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Even if you’re a doctor, nurse, dentist, or other health care professional, we bet there’s something on this list that’s new to you, too.
Columbia University's new DDS/PhD dual degree program will help meet the growing demand for dental scientists.
When Army veteran Gilberto Rivera arrived for his Columbia dental appointment, he didn’t expect he and his provider would share such a close military connection.
- March 11, 2019
Researchers at Columbia University College of Dental Medicine have determined how a common oral bacteria often implicated in tooth decay accelerates the growth of colon cancer.
- February 11, 2019
New research in mice suggests omega-3s may help prevent miscarriage, preterm delivery, and stillbirth caused by uterine infections with bacteria commonly found in the mouth.
- December 5, 2018
The College of Dental Medicine will be able to provide dental care for more children in need with a new mobile dental clinic.
- May 15, 2018
"Dentistry combines science, art, finesse, and communication," says Yumna Piracha, DDS'18. "It's my way of using my knowledge and skill to better serve the community."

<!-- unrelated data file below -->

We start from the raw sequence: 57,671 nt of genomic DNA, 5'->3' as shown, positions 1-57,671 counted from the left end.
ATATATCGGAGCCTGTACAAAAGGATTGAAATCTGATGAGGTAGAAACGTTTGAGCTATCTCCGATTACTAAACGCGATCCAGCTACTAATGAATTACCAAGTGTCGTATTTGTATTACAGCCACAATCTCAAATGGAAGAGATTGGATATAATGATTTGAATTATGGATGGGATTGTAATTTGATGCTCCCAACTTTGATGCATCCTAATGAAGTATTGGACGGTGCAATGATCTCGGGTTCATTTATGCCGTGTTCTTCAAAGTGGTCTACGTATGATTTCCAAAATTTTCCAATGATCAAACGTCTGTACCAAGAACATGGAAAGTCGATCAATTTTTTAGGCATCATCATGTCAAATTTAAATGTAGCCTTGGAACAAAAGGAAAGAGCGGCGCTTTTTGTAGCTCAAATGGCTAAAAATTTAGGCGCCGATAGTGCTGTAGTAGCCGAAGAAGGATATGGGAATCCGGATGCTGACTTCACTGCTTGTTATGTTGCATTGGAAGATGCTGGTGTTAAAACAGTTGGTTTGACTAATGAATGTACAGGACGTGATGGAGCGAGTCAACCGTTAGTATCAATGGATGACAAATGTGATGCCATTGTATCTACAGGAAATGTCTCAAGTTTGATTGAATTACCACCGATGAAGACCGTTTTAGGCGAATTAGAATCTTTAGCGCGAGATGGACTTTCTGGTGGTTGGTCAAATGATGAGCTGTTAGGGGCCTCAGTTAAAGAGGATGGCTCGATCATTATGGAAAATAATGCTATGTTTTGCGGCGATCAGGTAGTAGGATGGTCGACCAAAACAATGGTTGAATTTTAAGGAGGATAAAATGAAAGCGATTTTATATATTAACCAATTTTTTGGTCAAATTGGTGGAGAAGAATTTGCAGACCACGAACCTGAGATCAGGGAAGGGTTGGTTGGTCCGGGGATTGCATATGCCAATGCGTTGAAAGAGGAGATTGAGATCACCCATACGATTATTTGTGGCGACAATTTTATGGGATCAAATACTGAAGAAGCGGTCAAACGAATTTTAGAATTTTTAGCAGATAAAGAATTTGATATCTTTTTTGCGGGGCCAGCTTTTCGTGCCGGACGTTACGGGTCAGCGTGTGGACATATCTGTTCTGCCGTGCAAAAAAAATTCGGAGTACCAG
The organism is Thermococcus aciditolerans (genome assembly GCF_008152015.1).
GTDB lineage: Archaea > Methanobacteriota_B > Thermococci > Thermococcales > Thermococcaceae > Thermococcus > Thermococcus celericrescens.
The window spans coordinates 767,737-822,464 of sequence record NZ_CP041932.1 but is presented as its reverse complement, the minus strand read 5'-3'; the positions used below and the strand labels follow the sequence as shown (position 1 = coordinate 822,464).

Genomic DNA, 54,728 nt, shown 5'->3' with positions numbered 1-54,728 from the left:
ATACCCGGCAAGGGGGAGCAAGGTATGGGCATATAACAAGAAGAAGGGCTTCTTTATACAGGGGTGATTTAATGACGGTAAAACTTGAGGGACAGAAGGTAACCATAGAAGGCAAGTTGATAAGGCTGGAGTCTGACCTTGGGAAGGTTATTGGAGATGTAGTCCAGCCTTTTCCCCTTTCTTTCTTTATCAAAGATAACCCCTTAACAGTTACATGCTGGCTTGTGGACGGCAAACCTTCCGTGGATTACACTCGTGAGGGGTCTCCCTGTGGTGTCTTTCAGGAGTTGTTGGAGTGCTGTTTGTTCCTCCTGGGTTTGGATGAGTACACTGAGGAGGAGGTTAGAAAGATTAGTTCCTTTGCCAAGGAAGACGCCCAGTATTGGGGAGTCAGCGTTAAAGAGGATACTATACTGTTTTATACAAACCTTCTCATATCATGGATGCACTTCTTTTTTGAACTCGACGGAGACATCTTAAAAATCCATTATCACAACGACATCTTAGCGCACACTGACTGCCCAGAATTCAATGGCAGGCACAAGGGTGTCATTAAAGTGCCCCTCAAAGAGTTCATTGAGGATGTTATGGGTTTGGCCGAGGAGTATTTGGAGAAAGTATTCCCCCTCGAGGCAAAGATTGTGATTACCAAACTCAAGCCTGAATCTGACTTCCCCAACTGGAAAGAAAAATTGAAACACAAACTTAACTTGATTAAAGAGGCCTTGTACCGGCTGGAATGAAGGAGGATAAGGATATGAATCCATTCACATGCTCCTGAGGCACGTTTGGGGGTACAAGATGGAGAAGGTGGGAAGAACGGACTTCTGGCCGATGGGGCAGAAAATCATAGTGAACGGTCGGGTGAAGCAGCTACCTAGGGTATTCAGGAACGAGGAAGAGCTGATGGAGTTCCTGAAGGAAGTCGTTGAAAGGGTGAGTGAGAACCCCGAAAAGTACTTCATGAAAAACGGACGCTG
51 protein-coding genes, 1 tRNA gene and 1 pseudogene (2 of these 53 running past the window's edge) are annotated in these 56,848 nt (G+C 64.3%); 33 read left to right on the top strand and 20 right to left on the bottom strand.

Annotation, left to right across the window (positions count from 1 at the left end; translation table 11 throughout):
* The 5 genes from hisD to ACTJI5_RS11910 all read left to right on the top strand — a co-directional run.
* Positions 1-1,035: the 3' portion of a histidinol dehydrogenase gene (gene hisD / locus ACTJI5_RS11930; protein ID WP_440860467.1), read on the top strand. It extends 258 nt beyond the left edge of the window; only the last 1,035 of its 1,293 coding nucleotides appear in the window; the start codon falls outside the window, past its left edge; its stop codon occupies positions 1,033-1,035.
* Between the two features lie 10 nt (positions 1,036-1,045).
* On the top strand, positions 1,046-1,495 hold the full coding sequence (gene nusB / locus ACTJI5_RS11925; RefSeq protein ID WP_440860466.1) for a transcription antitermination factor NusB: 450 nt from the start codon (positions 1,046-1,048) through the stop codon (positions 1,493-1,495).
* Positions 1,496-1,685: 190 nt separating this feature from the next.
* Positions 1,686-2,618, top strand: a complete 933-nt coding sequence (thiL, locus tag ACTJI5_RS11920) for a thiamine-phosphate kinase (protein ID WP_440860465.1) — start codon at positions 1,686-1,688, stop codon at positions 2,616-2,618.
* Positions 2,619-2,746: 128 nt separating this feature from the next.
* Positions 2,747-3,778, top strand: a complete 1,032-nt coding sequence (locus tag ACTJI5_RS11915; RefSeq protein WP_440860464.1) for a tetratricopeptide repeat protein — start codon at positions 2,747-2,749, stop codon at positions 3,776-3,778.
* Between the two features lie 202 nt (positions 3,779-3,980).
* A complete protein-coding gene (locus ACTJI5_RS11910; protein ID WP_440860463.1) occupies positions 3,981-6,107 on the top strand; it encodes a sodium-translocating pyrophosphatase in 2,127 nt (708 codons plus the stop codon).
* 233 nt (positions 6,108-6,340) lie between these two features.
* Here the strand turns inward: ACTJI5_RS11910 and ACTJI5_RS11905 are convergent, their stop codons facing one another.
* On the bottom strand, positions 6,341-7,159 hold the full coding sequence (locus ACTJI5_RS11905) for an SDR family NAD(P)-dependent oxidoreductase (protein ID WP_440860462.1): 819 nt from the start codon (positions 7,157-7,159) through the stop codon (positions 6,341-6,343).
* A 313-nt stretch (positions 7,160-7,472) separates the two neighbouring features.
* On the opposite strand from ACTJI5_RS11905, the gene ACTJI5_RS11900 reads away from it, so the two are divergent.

- February 13, 2018
Dennis Mitchell, DDS, was elected to the board of directors of the National Association of Diversity Officers in Higher Education, the most pre-eminent voice for diversity in higher education in the United States.
- January 25, 2018
Columbia is leading the way toward personalized dentistry, using digital technology and information science to stretch the boundaries of dental research and education.
- May 26, 2017
Frequent users of cannabis—including marijuana and hashish—are more likely to have gum disease, Columbia University dental researchers have found.
- December 21, 2016
The oral health of children on Medicaid lags behind their privately insured peers, even though they receive the same amount of dental care.
- November 3, 2016
Gene mutations that affect drug metabolism may explain higher hospitalization rates for some older adults taking multiple medications.
- October 10, 2016
Researchers from Columbia College of Dental Medicine have identified stem cells in the jaw bone that can make new cartilage and repair damaged joints.